A. Symantec made the strategic decision to discontinue development of Norton Utilities for Macintosh and Norton SystemWorks for Macintosh.
Q. What about other products for the Mac?
A. Symantec remains committed to the Macintosh platform and is actively working on development of enhanced Internet security solutions to support the Mac operating system.
Q. What about the Windows version of Norton Utilities?
A. Symantec does not have any plans to discontinue Norton SystemWorks for the PC platform and is continuing to actively develop new problem solving products and solutions for Windows users.
Q. What about support for the current version of Norton Utilities? Will you continue with bug-fix and compatibility upgrades?
A. Symantec will continue to meet market demand for Norton Utilities 8.0 for Macintosh and Norton SystemWorks 3.0 for Macintosh and will continue to manufacture these products for an unspecified length of time. Symantec will maintain its commitment to supporting the current Mac operating system ? Mac OS 10.3 (Panther), as well as any future releases of Panther (10.3.x). Norton Utilities for Macintosh and Norton SystemWorks for Macintosh also support all current Macintosh hardware.
Symantec will also continue to offer customer and technical support for Norton Utilities for Macintosh and Norton SystemWorks for Macintosh. The duration for which support for these products will be available has yet to be determined and will depend largely on the duration for which these products are sold in retail outlets.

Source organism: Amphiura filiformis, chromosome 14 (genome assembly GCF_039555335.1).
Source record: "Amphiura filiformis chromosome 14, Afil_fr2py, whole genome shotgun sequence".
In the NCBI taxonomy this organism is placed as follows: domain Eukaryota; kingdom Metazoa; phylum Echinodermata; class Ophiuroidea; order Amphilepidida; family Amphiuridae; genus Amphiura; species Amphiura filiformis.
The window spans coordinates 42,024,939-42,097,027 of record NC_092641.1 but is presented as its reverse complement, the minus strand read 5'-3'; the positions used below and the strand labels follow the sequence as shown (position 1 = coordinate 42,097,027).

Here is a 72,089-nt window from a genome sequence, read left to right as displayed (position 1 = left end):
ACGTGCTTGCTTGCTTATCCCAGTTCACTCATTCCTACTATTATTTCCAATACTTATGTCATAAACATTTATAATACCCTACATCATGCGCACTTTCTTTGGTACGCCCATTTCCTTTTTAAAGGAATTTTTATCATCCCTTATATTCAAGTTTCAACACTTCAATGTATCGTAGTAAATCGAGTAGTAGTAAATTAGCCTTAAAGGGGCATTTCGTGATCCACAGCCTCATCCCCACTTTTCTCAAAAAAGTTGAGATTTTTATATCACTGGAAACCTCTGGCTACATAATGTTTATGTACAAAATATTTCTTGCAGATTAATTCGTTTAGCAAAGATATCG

Q. What was the reason behind this decision? Declining sales? Or something else?
A. Symantec?s decision to discontinue development of its utility and problem solving products for the Macintosh is not a reflection of declining revenue. It is also not a reflection of a lack of customer need. The decision was based solely on the strategic desire to focus Macintosh development resources on Internet security solutions.
A personal note: Norton Utilities for the Macintosh (which was originally called Symantec Utilities for the Macintosh or SUM) is one of the oldest Mac utilities still on the market. Over the years, Symantec maintained its dominance in the repair utilities field partly because Norton Utilities was simply a very good product and partly because Symantec acquired (and thus eliminated) competing products (such as MacTools and Public Utilities). However, with the release of Mac OS X, Norton Utilities began to decline. There were frequent compatibility problems as well as a very un-OS X-like installation procedure (that placed Norton files in numerous obscure locations around the drive, making it difficult to uninstall the software). Postings on Web forums often complained that running Norton was more likely to harm a drive than fix it. True or false, these postings tarnished the product's reputation. In addition, Alsoft's DiskWarrior became generally regarded as a superior product. After running Apple's own Disk Utility and DiskWarrior, it would be rare that a problem would not get fixed. And even rarer that Norton Utilities' Disk Doctor could fix any problem that did remain. Norton Utilities included other utilities besides Disk Doctor, such as Speed Disk and UnErase. But Disk Doctor was still the main reason to purchase or not purchase Norton Utilities. Despite these problems, it is still sad to see such a long-time presence on the Mac say goodbye. A moment of silence please.